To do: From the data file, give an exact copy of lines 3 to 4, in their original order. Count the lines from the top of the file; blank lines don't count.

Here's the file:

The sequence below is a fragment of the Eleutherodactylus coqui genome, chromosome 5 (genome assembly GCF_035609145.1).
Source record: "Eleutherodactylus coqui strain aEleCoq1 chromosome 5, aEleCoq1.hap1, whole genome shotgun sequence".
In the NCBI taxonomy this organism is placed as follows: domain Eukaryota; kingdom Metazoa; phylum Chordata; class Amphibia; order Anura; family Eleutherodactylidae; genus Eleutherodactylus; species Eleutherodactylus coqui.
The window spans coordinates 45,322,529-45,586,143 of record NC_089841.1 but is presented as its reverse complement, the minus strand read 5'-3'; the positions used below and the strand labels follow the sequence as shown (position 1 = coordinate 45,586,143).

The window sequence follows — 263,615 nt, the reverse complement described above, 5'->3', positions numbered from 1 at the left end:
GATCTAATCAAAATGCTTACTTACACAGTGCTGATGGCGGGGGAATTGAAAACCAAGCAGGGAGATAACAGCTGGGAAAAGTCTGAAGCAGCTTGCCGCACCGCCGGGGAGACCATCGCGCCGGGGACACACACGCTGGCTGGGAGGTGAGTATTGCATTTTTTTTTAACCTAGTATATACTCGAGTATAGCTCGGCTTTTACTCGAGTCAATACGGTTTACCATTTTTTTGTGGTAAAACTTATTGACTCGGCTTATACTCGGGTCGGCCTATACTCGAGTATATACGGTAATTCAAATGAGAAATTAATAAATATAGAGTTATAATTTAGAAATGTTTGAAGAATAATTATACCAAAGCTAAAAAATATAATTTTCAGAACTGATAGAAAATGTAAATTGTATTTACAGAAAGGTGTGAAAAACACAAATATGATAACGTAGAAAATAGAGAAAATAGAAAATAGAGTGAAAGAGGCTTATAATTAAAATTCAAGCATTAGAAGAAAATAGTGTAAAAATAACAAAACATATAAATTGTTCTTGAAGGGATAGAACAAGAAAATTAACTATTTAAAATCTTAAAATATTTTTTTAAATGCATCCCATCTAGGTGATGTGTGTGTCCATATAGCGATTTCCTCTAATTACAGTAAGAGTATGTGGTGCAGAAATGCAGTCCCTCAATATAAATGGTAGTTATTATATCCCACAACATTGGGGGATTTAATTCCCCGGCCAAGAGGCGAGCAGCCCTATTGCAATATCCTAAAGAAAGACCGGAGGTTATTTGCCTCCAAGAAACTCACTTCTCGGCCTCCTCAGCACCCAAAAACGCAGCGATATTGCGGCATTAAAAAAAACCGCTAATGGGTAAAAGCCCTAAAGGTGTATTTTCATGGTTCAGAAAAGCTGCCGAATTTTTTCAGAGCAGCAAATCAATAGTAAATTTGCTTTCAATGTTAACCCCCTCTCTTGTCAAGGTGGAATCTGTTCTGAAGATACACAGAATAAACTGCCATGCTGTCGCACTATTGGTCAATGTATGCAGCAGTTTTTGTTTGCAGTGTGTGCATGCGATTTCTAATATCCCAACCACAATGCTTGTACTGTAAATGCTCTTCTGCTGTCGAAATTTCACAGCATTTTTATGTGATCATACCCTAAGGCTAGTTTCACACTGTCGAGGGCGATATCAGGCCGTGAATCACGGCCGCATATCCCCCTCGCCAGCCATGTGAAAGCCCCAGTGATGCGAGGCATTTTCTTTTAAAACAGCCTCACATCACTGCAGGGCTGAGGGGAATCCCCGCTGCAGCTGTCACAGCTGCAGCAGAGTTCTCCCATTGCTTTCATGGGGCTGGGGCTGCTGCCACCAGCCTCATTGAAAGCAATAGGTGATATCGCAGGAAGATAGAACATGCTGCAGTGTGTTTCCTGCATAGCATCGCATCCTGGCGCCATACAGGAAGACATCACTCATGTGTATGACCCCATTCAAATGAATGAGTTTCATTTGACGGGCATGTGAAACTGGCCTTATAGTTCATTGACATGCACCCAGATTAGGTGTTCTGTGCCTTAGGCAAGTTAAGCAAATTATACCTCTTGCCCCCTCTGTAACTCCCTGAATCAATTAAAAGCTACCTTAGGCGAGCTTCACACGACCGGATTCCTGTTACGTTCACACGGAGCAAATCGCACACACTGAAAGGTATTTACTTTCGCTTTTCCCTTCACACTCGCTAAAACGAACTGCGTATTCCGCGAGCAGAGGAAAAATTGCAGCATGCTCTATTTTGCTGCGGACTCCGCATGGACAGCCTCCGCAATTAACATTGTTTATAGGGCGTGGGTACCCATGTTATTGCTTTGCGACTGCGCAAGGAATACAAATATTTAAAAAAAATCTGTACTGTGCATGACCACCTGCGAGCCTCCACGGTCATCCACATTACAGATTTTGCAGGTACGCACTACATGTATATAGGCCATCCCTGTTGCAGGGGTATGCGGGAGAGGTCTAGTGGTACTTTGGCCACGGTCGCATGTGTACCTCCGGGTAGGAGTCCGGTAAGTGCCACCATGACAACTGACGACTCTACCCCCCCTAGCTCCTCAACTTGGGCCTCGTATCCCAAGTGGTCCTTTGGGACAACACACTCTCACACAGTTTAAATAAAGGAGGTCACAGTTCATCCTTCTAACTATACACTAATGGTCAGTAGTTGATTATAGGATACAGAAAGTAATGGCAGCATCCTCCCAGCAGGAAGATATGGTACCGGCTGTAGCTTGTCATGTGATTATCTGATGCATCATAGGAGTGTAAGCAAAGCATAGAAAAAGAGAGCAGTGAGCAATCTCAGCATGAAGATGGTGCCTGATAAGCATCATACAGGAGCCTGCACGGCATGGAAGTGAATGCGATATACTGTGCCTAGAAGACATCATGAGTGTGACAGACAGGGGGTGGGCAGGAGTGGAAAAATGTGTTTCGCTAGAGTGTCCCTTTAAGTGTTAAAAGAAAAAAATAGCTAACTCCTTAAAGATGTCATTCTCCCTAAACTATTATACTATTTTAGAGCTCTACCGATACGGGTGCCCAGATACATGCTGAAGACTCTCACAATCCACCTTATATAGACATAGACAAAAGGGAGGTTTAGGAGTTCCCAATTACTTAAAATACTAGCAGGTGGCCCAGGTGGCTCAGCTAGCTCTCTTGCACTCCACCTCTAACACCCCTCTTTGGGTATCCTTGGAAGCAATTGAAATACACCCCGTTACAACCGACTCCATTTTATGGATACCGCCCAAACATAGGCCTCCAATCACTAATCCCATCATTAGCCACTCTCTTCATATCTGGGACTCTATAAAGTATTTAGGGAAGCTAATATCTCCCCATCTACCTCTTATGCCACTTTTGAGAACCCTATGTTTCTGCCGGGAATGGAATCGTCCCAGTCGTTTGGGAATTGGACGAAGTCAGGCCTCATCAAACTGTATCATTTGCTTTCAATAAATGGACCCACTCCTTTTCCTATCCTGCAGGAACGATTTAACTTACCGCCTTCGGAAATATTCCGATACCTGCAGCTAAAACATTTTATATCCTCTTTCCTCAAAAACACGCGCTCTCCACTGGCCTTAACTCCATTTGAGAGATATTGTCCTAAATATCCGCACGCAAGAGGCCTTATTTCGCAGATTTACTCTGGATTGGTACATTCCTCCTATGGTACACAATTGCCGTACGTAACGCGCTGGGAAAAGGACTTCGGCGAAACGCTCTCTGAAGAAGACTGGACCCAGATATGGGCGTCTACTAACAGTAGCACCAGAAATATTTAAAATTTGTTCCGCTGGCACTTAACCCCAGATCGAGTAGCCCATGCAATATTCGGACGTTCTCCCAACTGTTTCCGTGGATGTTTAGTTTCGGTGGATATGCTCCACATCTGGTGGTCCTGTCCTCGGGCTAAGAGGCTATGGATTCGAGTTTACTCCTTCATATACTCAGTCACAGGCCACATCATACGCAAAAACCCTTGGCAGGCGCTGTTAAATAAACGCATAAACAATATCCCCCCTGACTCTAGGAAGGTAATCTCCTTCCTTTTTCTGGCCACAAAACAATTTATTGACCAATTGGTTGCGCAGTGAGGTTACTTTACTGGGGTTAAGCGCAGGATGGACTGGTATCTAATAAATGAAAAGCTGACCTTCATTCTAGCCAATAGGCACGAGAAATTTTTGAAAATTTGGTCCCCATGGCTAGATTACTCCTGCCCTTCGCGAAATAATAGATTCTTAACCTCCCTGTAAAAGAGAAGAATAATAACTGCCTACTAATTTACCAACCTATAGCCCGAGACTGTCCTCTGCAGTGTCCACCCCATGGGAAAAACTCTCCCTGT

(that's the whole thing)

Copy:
In the NCBI taxonomy this organism is placed as follows: domain Eukaryota; kingdom Metazoa; phylum Chordata; class Amphibia; order Anura; family Eleutherodactylidae; genus Eleutherodactylus; species Eleutherodactylus coqui.
The window spans coordinates 45,322,529-45,586,143 of record NC_089841.1 but is presented as its reverse complement, the minus strand read 5'-3'; the positions used below and the strand labels follow the sequence as shown (position 1 = coordinate 45,586,143).